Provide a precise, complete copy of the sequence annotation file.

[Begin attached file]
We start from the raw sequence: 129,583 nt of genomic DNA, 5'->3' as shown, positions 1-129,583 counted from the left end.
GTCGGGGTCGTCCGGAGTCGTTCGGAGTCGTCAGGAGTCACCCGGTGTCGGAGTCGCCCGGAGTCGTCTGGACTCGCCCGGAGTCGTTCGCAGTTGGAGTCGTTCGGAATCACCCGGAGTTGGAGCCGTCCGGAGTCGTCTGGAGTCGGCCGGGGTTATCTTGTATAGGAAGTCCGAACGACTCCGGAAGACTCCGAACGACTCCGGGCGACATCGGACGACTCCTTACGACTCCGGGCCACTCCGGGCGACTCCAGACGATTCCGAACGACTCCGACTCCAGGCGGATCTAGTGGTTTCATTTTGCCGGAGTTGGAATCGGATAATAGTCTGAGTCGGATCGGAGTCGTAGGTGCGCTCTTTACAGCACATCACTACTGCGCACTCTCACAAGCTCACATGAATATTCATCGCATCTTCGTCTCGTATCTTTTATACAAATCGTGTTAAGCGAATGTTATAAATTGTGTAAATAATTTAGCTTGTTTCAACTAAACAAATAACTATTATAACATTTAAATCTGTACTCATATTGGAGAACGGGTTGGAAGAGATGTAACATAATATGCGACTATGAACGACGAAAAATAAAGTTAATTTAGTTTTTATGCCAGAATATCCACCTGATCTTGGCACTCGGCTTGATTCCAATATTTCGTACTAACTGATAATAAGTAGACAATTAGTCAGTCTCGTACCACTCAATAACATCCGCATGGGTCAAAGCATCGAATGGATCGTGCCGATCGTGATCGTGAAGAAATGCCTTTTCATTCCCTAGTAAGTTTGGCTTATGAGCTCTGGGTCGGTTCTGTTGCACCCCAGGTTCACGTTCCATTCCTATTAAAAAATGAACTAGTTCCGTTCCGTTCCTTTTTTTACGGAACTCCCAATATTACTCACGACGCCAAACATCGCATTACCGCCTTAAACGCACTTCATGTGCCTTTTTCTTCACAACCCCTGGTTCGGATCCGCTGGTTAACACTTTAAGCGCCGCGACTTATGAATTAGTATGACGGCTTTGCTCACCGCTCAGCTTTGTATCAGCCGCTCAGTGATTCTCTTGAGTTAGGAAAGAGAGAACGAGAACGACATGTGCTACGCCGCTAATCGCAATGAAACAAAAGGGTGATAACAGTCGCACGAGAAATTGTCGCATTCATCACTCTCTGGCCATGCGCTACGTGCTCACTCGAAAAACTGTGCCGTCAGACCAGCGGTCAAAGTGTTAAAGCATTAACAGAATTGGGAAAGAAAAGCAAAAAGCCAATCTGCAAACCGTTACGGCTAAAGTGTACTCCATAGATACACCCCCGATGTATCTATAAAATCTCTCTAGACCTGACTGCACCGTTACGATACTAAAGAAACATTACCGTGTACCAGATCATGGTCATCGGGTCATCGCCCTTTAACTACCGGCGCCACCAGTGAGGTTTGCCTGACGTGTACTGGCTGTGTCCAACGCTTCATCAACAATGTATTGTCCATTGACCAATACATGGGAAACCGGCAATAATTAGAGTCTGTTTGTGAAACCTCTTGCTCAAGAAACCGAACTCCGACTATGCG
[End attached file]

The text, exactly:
We start from the raw sequence: 129,583 nt of genomic DNA, 5'->3' as shown, positions 1-129,583 counted from the left end.
GTCGGGGTCGTCCGGAGTCGTTCGGAGTCGTCAGGAGTCACCCGGTGTCGGAGTCGCCCGGAGTCGTCTGGACTCGCCCGGAGTCGTTCGCAGTTGGAGTCGTTCGGAATCACCCGGAGTTGGAGCCGTCCGGAGTCGTCTGGAGTCGGCCGGGGTTATCTTGTATAGGAAGTCCGAACGACTCCGGAAGACTCCGAACGACTCCGGGCGACATCGGACGACTCCTTACGACTCCGGGCCACTCCGGGCGACTCCAGACGATTCCGAACGACTCCGACTCCAGGCGGATCTAGTGGTTTCATTTTGCCGGAGTTGGAATCGGATAATAGTCTGAGTCGGATCGGAGTCGTAGGTGCGCTCTTTACAGCACATCACTACTGCGCACTCTCACAAGCTCACATGAATATTCATCGCATCTTCGTCTCGTATCTTTTATACAAATCGTGTTAAGCGAATGTTATAAATTGTGTAAATAATTTAGCTTGTTTCAACTAAACAAATAACTATTATAACATTTAAATCTGTACTCATATTGGAGAACGGGTTGGAAGAGATGTAACATAATATGCGACTATGAACGACGAAAAATAAAGTTAATTTAGTTTTTATGCCAGAATATCCACCTGATCTTGGCACTCGGCTTGATTCCAATATTTCGTACTAACTGATAATAAGTAGACAATTAGTCAGTCTCGTACCACTCAATAACATCCGCATGGGTCAAAGCATCGAATGGATCGTGCCGATCGTGATCGTGAAGAAATGCCTTTTCATTCCCTAGTAAGTTTGGCTTATGAGCTCTGGGTCGGTTCTGTTGCACCCCAGGTTCACGTTCCATTCCTATTAAAAAATGAACTAGTTCCGTTCCGTTCCTTTTTTTACGGAACTCCCAATATTACTCACGACGCCAAACATCGCATTACCGCCTTAAACGCACTTCATGTGCCTTTTTCTTCACAACCCCTGGTTCGGATCCGCTGGTTAACACTTTAAGCGCCGCGACTTATGAATTAGTATGACGGCTTTGCTCACCGCTCAGCTTTGTATCAGCCGCTCAGTGATTCTCTTGAGTTAGGAAAGAGAGAACGAGAACGACATGTGCTACGCCGCTAATCGCAATGAAACAAAAGGGTGATAACAGTCGCACGAGAAATTGTCGCATTCATCACTCTCTGGCCATGCGCTACGTGCTCACTCGAAAAACTGTGCCGTCAGACCAGCGGTCAAAGTGTTAAAGCATTAACAGAATTGGGAAAGAAAAGCAAAAAGCCAATCTGCAAACCGTTACGGCTAAAGTGTACTCCATAGATACACCCCCGATGTATCTATAAAATCTCTCTAGACCTGACTGCACCGTTACGATACTAAAGAAACATTACCGTGTACCAGATCATGGTCATCGGGTCATCGCCCTTTAACTACCGGCGCCACCAGTGAGGTTTGCCTGACGTGTACTGGCTGTGTCCAACGCTTCATCAACAATGTATTGTCCATTGACCAATACATGGGAAACCGGCAATAATTAGAGTCTGTTTGTGAAACCTCTTGCTCAAGAAACCGAACTCCGACTATGCG